It's Personal: What's Interesting About This Gift for Museum Audience Engagement

Philanthropic software provider Blackbaud recently gave $1 million to the International African American Museum (IAAM), planned for construction at Charleston, South Carolina's Gadsden's Wharf.

Sounds simple enough, right?

But it's how the money will be used that caught our attention. The gift will fund the development of the museum's Digital Media Lab, through which visitors can trace their family roots, research their ancestry, and record family stories.

As previously noted, many big grantmakers, most notably Bloomberg Philanthropies (BP), have thrown big money behind things like mobile apps for the museum-going experience. Just a few months ago, for example, BP announced the launch of its ASK Brooklyn Museum app, which enhances access and engagement by enabling visitors to "interact with museum experts in real time."

Blackbaud's gift to the IAAM, while certainly interactive, is nonetheless different than your typical ask-an-expert app. It makes visitors direct participants in the museum-going experience by encouraging them to share their stories and experiences, a point that strongly resonated with Blackbaud CEO Mike Gianoni.

"We are incredibly moved to be a part of this endeavor and it’s a privilege for our company to help to bring a sense of connection and identity for those wishing to find answers and complete their own personal stories," he said.

To that end, the gift is reminiscent of a multi-year grant from the James Irvine Foundation's Exploring Engagement Fund, profiled here, to the San Francisco Museum of the African Diaspora (MoAD) to support a two-year storytelling project titled "Crossing Fences: Conversations and Stories with African-American Men Across the Generations," underscoring how museums can capitalize on the growing popularity of storytelling to engage new audiences.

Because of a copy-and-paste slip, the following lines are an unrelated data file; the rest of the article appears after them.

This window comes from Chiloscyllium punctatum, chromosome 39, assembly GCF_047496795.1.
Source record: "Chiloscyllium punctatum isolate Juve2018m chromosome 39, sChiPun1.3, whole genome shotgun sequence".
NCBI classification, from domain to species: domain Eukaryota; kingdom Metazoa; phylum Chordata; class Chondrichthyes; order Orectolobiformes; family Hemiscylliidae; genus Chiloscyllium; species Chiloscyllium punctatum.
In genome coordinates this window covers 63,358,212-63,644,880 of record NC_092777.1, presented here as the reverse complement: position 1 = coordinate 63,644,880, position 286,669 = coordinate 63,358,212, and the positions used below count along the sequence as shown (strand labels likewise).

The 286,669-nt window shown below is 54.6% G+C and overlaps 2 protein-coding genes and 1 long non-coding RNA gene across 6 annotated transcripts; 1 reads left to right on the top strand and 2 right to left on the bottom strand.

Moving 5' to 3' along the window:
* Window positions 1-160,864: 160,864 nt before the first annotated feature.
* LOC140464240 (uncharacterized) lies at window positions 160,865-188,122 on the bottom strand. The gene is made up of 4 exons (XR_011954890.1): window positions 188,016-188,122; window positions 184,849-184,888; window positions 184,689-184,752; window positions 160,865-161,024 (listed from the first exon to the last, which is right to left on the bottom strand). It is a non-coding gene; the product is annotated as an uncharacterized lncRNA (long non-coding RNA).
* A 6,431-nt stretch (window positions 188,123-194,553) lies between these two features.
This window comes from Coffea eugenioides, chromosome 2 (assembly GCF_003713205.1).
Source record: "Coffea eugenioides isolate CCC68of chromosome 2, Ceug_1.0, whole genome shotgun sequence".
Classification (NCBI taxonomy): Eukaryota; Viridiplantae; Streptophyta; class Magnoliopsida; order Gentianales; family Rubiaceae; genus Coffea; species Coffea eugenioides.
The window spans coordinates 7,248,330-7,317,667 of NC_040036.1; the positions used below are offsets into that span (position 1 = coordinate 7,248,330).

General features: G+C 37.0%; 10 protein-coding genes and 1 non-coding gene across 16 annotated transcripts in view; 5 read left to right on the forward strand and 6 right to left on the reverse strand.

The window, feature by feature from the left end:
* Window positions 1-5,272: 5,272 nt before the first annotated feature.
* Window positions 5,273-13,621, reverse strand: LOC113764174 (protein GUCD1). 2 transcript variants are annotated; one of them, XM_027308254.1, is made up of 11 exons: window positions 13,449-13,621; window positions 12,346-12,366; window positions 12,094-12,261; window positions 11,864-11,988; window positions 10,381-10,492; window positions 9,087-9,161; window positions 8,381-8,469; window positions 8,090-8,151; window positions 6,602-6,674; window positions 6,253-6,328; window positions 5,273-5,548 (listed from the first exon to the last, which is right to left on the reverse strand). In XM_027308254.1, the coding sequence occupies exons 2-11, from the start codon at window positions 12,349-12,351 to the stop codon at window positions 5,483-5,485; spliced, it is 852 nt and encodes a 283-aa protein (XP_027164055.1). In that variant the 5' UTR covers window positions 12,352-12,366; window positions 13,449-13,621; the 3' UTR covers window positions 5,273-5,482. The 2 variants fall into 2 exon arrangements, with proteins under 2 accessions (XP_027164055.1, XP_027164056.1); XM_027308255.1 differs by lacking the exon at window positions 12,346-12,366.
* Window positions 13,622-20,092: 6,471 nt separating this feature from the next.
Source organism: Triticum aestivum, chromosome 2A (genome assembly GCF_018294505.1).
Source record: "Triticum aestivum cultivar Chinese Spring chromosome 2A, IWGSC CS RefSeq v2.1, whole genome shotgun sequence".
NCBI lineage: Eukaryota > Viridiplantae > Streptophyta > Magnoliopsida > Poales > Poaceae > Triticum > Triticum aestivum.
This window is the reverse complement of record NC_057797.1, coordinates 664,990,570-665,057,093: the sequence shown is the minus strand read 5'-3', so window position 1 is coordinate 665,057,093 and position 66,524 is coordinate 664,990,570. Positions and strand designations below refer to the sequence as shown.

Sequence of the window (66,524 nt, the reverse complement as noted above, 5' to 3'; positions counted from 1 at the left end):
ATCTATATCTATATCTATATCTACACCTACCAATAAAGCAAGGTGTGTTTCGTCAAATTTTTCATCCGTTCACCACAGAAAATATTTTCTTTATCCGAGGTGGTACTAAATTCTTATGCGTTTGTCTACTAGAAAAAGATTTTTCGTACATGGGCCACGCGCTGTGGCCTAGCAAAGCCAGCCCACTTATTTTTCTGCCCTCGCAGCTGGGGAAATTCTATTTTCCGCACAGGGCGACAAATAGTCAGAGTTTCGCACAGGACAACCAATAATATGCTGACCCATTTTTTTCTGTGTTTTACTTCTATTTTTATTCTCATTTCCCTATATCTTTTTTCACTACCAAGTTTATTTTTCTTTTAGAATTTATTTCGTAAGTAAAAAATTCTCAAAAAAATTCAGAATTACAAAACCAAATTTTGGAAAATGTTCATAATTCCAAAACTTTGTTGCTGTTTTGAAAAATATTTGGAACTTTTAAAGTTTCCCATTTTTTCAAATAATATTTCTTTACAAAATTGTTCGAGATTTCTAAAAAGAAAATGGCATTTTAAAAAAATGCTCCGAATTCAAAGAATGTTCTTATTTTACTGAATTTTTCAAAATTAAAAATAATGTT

And what about the company that Gianoni runs? Well, the Charleston-based Blackbaud will be familiar to many of our readers as a supplier of software and services specifically designed for nonprofit organizations. Its products focus on fundraising, website management, CRM, analytics, financial management, ticketing, and education administration.

Yet the company, as we've already seen, does its own share of philanthropy. Established in 1996, the Blackbaud Fund, which is held at the Coastal Community Foundation (CCF) in Charleston, SC, supports organizations that focus on the education of minority and disadvantaged. 

In 2013 it launched Blackbaud Community Matters Grants, which awards grants in non-Charleston locations where the company has offices. Preference is given to grant requests that focus on general operations and capacity building or the education of disadvantaged populations.

For more information on Blackbaud's philanthropic efforts click here.

(And if their name rings a bell it's because we recently referenced a Blackbaud study, Diversity in Giving: The Changing Landscape of American Philanthropy, which among other things, looks at how organizations tend to be a bit myopic when engaging a predictable and stagnant set of donors.)

The total cost of opening the International African American Museum is estimated at $75 million; fundraising is currently at 67 percent of that goal.